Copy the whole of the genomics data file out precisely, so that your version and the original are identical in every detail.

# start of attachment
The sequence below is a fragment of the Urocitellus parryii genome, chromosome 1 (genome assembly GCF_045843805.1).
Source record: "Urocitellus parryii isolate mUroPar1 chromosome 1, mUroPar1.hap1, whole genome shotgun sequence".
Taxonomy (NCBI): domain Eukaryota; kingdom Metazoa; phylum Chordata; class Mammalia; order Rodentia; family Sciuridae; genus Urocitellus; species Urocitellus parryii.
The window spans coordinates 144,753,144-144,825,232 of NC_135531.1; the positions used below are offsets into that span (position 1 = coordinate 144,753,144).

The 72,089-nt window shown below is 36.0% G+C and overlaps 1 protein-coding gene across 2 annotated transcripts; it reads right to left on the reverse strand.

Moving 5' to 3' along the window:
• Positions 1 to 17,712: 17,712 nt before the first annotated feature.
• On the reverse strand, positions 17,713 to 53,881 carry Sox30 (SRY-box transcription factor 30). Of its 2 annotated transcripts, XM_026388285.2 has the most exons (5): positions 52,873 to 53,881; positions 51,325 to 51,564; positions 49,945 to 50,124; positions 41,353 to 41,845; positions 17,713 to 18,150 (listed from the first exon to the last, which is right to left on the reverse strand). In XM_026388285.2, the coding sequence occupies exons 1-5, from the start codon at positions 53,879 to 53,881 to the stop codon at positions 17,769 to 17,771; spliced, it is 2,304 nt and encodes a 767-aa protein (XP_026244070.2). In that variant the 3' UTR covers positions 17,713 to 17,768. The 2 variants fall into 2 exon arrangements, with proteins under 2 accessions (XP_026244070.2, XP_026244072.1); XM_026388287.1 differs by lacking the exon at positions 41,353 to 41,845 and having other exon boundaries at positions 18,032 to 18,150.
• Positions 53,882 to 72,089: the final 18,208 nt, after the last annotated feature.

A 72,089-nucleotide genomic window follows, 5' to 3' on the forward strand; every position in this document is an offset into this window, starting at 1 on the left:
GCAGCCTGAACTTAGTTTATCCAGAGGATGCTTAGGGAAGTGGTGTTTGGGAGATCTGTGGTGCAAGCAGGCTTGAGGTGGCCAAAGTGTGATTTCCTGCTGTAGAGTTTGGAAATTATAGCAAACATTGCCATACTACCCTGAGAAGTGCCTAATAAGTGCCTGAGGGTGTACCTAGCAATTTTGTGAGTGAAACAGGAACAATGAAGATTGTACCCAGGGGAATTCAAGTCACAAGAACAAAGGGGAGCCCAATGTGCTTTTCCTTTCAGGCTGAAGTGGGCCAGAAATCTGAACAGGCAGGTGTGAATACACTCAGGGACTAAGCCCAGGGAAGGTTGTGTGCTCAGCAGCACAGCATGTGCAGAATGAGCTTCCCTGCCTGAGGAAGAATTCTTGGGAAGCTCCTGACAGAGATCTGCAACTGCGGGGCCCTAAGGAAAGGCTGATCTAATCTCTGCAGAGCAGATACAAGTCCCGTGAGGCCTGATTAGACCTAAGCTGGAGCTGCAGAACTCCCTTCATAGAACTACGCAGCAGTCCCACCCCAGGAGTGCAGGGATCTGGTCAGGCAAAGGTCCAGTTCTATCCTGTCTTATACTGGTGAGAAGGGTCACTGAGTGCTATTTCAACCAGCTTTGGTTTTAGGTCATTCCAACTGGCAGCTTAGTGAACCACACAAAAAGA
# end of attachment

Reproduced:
The sequence below is a fragment of the Urocitellus parryii genome, chromosome 1 (genome assembly GCF_045843805.1).
Source record: "Urocitellus parryii isolate mUroPar1 chromosome 1, mUroPar1.hap1, whole genome shotgun sequence".
Taxonomy (NCBI): domain Eukaryota; kingdom Metazoa; phylum Chordata; class Mammalia; order Rodentia; family Sciuridae; genus Urocitellus; species Urocitellus parryii.
The window spans coordinates 144,753,144-144,825,232 of NC_135531.1; the positions used below are offsets into that span (position 1 = coordinate 144,753,144).

The 72,089-nt window shown below is 36.0% G+C and overlaps 1 protein-coding gene across 2 annotated transcripts; it reads right to left on the reverse strand.

Moving 5' to 3' along the window:
• Positions 1 to 17,712: 17,712 nt before the first annotated feature.
• On the reverse strand, positions 17,713 to 53,881 carry Sox30 (SRY-box transcription factor 30). Of its 2 annotated transcripts, XM_026388285.2 has the most exons (5): positions 52,873 to 53,881; positions 51,325 to 51,564; positions 49,945 to 50,124; positions 41,353 to 41,845; positions 17,713 to 18,150 (listed from the first exon to the last, which is right to left on the reverse strand). In XM_026388285.2, the coding sequence occupies exons 1-5, from the start codon at positions 53,879 to 53,881 to the stop codon at positions 17,769 to 17,771; spliced, it is 2,304 nt and encodes a 767-aa protein (XP_026244070.2). In that variant the 3' UTR covers positions 17,713 to 17,768. The 2 variants fall into 2 exon arrangements, with proteins under 2 accessions (XP_026244070.2, XP_026244072.1); XM_026388287.1 differs by lacking the exon at positions 41,353 to 41,845 and having other exon boundaries at positions 18,032 to 18,150.
• Positions 53,882 to 72,089: the final 18,208 nt, after the last annotated feature.

A 72,089-nucleotide genomic window follows, 5' to 3' on the forward strand; every position in this document is an offset into this window, starting at 1 on the left:
GCAGCCTGAACTTAGTTTATCCAGAGGATGCTTAGGGAAGTGGTGTTTGGGAGATCTGTGGTGCAAGCAGGCTTGAGGTGGCCAAAGTGTGATTTCCTGCTGTAGAGTTTGGAAATTATAGCAAACATTGCCATACTACCCTGAGAAGTGCCTAATAAGTGCCTGAGGGTGTACCTAGCAATTTTGTGAGTGAAACAGGAACAATGAAGATTGTACCCAGGGGAATTCAAGTCACAAGAACAAAGGGGAGCCCAATGTGCTTTTCCTTTCAGGCTGAAGTGGGCCAGAAATCTGAACAGGCAGGTGTGAATACACTCAGGGACTAAGCCCAGGGAAGGTTGTGTGCTCAGCAGCACAGCATGTGCAGAATGAGCTTCCCTGCCTGAGGAAGAATTCTTGGGAAGCTCCTGACAGAGATCTGCAACTGCGGGGCCCTAAGGAAAGGCTGATCTAATCTCTGCAGAGCAGATACAAGTCCCGTGAGGCCTGATTAGACCTAAGCTGGAGCTGCAGAACTCCCTTCATAGAACTACGCAGCAGTCCCACCCCAGGAGTGCAGGGATCTGGTCAGGCAAAGGTCCAGTTCTATCCTGTCTTATACTGGTGAGAAGGGTCACTGAGTGCTATTTCAACCAGCTTTGGTTTTAGGTCATTCCAACTGGCAGCTTAGTGAACCACACAAAAAGA